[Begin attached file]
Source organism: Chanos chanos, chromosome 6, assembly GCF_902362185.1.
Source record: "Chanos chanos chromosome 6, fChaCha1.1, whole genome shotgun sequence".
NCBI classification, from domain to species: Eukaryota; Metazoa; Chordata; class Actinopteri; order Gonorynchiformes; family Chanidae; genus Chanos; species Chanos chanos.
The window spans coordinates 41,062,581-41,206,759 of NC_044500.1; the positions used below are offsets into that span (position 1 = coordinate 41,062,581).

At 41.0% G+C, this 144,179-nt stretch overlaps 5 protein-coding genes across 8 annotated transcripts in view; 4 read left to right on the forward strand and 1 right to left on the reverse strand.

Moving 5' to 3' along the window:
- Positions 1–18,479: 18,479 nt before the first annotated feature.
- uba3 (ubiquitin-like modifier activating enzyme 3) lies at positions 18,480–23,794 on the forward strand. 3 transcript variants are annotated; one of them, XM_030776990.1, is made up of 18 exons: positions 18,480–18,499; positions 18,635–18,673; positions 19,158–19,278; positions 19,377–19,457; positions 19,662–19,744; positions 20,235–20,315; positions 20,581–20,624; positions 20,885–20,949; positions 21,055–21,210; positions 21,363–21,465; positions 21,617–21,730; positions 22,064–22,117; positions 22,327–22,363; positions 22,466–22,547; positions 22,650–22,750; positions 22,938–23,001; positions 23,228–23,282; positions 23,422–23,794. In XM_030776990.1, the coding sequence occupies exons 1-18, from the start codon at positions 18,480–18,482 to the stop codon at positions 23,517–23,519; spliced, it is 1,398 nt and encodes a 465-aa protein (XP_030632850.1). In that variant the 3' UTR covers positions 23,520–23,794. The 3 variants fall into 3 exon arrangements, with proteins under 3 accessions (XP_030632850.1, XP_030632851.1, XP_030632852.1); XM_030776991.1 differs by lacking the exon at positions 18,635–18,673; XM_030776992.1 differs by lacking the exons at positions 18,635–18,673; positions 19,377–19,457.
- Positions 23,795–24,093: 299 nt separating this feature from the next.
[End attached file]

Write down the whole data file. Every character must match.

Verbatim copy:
Source organism: Chanos chanos, chromosome 6, assembly GCF_902362185.1.
Source record: "Chanos chanos chromosome 6, fChaCha1.1, whole genome shotgun sequence".
NCBI classification, from domain to species: Eukaryota; Metazoa; Chordata; class Actinopteri; order Gonorynchiformes; family Chanidae; genus Chanos; species Chanos chanos.
The window spans coordinates 41,062,581-41,206,759 of NC_044500.1; the positions used below are offsets into that span (position 1 = coordinate 41,062,581).

At 41.0% G+C, this 144,179-nt stretch overlaps 5 protein-coding genes across 8 annotated transcripts in view; 4 read left to right on the forward strand and 1 right to left on the reverse strand.

Moving 5' to 3' along the window:
- Positions 1–18,479: 18,479 nt before the first annotated feature.
- uba3 (ubiquitin-like modifier activating enzyme 3) lies at positions 18,480–23,794 on the forward strand. 3 transcript variants are annotated; one of them, XM_030776990.1, is made up of 18 exons: positions 18,480–18,499; positions 18,635–18,673; positions 19,158–19,278; positions 19,377–19,457; positions 19,662–19,744; positions 20,235–20,315; positions 20,581–20,624; positions 20,885–20,949; positions 21,055–21,210; positions 21,363–21,465; positions 21,617–21,730; positions 22,064–22,117; positions 22,327–22,363; positions 22,466–22,547; positions 22,650–22,750; positions 22,938–23,001; positions 23,228–23,282; positions 23,422–23,794. In XM_030776990.1, the coding sequence occupies exons 1-18, from the start codon at positions 18,480–18,482 to the stop codon at positions 23,517–23,519; spliced, it is 1,398 nt and encodes a 465-aa protein (XP_030632850.1). In that variant the 3' UTR covers positions 23,520–23,794. The 3 variants fall into 3 exon arrangements, with proteins under 3 accessions (XP_030632850.1, XP_030632851.1, XP_030632852.1); XM_030776991.1 differs by lacking the exon at positions 18,635–18,673; XM_030776992.1 differs by lacking the exons at positions 18,635–18,673; positions 19,377–19,457.
- Positions 23,795–24,093: 299 nt separating this feature from the next.